With Delhi Chief Minister Arvind Kejriwal finding yet another tactic to remain alive in the news and in newspaper headlines, it is amply clear that he remains a man less concerned with governance and delivery of his tall promises and what the people of Delhi elected him for, and more with full-of-nuisance-value theatrics. Albeit, this time, it could be the inception of a drama laced with dangerous undertones of setting up an unwanted extra-constitutional precedent and could perhaps result in unrest in the entire nation.
A referendum in a distant country called by a leftist government teetering on the brink of bankruptcy is being cunningly used as an example to call for a referendum with regard to the statehood of Delhi. A referendum to help decide on the financial austerity of a faraway land can hardly be used as an example to lend credence to a similar exercise that could throw into turmoil the established relations between the Union government and the capital city-state, from where the Union government is also run.
For those who can read between the lines, here is a man dangerously smart and ready to use any world event to ensure that his challenge of confrontational politics is a constant to the constitutionally elected Union government, a challenge masked in popular appeal to the masses who, perhaps, are not necessarily trained to understand the deeper evil behind his rhetoric.
While people may have thought it laughable that the chief minister chose to discuss the finer points of Constitutional law in a mass rally of autorickshaw wallahs, I believe these to be dangerous portents for the future. What else would explain Aam Aadmi Party MLA, lawyer and former law minister Somnath Bharti tweeting half-truths about a referendum proposal made during the 44th Constitutional Amendment Bill in 1978, but sinisterly leaving out the failure of the proposal to get two-thirds majority in the Rajya Sabha, effectively rejecting the very referendum proposal that members of the AAP are sheepishly attempting to declare as constitutionally valid.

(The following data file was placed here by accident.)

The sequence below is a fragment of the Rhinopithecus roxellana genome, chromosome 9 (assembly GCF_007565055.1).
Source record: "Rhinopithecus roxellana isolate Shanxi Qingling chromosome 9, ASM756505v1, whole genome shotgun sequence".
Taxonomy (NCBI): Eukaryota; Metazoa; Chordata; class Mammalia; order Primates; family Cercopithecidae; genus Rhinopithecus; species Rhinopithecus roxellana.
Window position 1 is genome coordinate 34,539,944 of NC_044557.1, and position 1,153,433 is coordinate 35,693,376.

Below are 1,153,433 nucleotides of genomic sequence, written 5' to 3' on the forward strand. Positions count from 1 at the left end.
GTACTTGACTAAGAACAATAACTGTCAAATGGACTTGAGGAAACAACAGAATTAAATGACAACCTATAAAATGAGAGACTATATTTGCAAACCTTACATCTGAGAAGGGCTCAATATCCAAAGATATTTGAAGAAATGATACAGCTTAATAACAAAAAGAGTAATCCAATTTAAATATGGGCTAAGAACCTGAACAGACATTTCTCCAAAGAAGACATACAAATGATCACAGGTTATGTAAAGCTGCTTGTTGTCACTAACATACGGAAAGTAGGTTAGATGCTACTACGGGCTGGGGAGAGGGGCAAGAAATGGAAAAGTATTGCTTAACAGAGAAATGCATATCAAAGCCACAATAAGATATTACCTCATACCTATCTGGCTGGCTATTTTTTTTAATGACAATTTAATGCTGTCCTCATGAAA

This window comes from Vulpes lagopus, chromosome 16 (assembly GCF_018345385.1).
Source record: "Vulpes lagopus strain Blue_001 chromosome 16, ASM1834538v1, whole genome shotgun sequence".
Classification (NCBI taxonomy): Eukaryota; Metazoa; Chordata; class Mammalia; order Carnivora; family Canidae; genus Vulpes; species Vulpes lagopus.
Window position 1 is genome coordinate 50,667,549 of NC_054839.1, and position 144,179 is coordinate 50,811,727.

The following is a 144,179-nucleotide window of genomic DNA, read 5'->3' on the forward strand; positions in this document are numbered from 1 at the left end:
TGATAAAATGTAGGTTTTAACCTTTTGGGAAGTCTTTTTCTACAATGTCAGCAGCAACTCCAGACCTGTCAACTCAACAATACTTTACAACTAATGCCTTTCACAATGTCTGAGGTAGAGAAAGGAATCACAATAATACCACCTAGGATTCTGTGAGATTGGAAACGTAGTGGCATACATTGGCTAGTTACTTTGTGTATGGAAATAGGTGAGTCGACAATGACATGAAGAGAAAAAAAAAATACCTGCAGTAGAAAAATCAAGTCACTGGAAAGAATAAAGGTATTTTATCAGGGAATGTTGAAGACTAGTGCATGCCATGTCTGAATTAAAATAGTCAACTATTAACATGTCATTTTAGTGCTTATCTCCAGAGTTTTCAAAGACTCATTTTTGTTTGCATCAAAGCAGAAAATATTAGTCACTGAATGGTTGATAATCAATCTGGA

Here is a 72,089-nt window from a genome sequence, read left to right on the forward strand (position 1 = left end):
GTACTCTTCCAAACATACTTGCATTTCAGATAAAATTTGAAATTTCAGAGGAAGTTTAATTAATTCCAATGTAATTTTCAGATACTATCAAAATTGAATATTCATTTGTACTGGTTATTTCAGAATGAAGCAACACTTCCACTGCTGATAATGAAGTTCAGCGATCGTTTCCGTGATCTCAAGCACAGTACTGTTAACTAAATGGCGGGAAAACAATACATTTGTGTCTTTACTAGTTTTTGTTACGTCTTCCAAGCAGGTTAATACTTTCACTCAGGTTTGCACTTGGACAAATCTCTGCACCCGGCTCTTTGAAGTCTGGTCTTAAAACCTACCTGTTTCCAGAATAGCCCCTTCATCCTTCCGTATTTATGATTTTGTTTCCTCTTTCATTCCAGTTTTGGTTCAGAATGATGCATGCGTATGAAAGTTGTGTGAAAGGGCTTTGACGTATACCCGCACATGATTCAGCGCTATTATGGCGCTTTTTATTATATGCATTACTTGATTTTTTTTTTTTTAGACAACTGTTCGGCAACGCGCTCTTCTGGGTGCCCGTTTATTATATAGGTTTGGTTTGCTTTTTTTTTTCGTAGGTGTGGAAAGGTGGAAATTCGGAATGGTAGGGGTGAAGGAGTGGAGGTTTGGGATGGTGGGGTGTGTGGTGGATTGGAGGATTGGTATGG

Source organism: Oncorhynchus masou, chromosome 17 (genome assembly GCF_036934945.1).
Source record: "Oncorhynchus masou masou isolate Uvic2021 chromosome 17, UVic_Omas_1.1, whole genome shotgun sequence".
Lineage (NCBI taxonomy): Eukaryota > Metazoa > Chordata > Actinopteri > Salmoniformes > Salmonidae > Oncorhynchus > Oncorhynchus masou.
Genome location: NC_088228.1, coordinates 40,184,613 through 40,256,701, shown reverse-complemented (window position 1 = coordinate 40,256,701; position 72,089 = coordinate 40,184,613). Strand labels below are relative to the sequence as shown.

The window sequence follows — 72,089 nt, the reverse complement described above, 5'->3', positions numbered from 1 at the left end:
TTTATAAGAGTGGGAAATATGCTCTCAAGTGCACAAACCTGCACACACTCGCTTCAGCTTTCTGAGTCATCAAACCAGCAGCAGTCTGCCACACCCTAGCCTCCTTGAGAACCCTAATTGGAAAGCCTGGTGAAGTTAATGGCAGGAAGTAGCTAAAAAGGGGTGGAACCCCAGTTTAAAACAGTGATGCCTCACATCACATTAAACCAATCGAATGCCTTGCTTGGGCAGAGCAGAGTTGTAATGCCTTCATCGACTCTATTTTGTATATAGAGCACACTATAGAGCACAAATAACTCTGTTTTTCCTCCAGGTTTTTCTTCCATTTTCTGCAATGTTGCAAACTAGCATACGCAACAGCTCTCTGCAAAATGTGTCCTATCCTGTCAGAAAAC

This attempt at drumming up passions and whipping up mob frenzy, not necessarily conversant with the peculiar requirements of safety and stability of the capital, is an extremely perilous way for the future of our country. Additionally, a masterstroke of manipulation is the CM’s attempt to rope in the Election Commission to give his megalomaniacal bid at usurping power a semblance of democratic legitimacy.
Not surprisingly, his treacherous designs at misleading the public and perhaps causing mass upheaval have found detractors. Legal eagles have termed his call for a referendum as unconstitutional, and even his ardent supporters, at best, have clarified that he perhaps meant a mere ‘public opinion’ poll. This ambiguity of how this plank will play out with respect to public sentiments is where the actual risk lies.
While full statehood for the Union territory of Delhi might be appropriate in the future, the choice between the majority voice of untrained masses and those with constitutional, administrative and governmental knowledge is hardly comparable. In fact, what can be inferred from these malicious attempts at causing disruption is perhaps a “show” of governance through mass appeal.
Not everyone’s memory is short-lived to not recall how Kejriwal, on his last dramatised dharna for full statehood in January 2014, called for a boycott of Republic Day and threatened to not allow it. Of course, his packing-up his drama solely on the suspension of law-abiding cops and before his “demands” were met raised quite a few eyebrows and questions regarding his real intention for full statehood of Delhi.